Compliance

It has occurred to me…
Cubicles

that one of the big differences between working in a mom and pop setting and working for a huge corporation is that your boss in a huge corporation is really sort of a “compliance manager.” His main gig is to satisfy the requirements of the corporation, immutable edicts often handed down by faceless officers in another city whom he will never meet. They say what they want. He has to get it done for them.

Thus, he turns to his people, whoever works for him, and, if he’s good, makes them do whatever the hell the corporation thinks it wants that month. He will be held accountable if the job isn’t done. Knowing that, he can’t waste any time or pleasantries in handing out the chores. Explaining things would take too long, and failure will bring harsh consequences – for him. His fear is transmitted to the staff, who don’t know exactly what’s going on or why. They grow restive and crabby.

The owner or manager in a small operation must take care of his workers, because they are the ones who take care of him. He sees them as coworkers, and they really are. The orders don’t come in emails or bulletins from a distant land. They usually come from down the hall, or the next cubicle. There is a chance to discuss how a program should be implemented, if it should be modified or even if it should be dumped altogether. The people who must carry out the orders are actually involved in the reasoning behind them, or at the very least they are there to observe first hand their genesis. The workers have a sense of being at least a little bit in control, so, to the extent one can feel good about trading their precious time for money, they feel good.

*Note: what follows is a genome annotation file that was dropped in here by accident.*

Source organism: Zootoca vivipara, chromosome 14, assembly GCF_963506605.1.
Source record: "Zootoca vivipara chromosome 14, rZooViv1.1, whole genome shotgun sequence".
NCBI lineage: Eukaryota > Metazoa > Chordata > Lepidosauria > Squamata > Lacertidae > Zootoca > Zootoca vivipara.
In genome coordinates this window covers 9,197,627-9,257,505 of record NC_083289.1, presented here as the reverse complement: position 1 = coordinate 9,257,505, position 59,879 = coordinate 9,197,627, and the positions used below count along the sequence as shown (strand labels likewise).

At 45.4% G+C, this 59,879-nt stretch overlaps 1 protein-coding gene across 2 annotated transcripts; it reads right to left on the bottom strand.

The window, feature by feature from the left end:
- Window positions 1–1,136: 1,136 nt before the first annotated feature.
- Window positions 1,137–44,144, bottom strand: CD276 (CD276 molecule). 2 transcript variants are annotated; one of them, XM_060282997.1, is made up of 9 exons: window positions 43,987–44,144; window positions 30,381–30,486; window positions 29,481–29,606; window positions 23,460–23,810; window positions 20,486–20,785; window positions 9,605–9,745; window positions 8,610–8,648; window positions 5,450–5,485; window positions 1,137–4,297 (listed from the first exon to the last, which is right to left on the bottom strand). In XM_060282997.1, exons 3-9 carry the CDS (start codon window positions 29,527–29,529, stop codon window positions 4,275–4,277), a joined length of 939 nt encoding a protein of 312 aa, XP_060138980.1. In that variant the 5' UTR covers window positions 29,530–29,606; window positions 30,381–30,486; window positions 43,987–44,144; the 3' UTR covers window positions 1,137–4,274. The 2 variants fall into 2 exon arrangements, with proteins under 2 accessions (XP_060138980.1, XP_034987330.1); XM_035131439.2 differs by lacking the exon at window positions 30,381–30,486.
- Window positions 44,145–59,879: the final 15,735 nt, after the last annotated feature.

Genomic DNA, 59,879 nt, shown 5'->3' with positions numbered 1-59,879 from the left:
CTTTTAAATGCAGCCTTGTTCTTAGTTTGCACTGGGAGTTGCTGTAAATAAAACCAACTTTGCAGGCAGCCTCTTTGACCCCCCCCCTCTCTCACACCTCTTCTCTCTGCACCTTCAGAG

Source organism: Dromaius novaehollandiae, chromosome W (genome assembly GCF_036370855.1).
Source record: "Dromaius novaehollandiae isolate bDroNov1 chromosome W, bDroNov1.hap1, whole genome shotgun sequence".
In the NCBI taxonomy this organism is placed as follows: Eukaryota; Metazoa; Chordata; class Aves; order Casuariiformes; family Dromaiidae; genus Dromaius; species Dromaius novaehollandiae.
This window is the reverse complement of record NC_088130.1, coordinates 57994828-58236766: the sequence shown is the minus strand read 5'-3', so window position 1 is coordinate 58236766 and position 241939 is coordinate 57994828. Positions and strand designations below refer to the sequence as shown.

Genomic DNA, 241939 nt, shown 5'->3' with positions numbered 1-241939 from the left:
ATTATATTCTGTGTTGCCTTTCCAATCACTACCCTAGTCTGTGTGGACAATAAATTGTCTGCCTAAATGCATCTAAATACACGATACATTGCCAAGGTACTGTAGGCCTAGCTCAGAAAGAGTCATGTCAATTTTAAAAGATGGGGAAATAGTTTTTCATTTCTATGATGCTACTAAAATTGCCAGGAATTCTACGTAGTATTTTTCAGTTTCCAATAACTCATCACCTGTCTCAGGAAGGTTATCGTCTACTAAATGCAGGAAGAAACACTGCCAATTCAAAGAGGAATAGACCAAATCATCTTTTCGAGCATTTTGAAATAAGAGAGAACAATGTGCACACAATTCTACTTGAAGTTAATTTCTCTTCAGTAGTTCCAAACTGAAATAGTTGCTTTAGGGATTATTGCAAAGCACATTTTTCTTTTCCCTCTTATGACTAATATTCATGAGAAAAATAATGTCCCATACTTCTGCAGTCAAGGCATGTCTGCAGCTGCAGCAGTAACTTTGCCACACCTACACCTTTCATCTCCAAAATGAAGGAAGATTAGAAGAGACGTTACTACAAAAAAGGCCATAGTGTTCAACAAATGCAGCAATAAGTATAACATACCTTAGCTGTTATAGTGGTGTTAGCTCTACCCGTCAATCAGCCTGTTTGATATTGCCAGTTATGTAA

My office has a new manager, one sent from The Corporation to replace the one who retired. The retiree had fifty years of experience in the industry and had done every job. She was efficient but not brutally so, and she cared for her workers like a stern but loving great aunt. The new guy is in his thirties, with The Corporation for 18 months, an advanced degree in accounting. He takes literally the orders from headquarters, does not not understand passive resistance, thinks everybody who works for him has equal abilities and aptitudes and so anybody should be able to handle any task handed them. In his effort to comply with corporate mandates he has made abrupt changes, giving only cursory explanations or none at all. They are turning out balance sheets and reports as required, and morale has never been worse.

Virtually everyone is looking for a new job somewhere else.

Most of this affects me only peripherally, since for some time I have been gradually reducing the amount of actual work I do around there, and at this point I am down to about thirty-five minutes per hour. Plus, I have been there longer than all the bosses, and all of them think I work for someone else. So I can stay under the radar pretty much. although I know The Corporation will find me eventually, and fire me or give me something to do and, God forbid, someone to report to.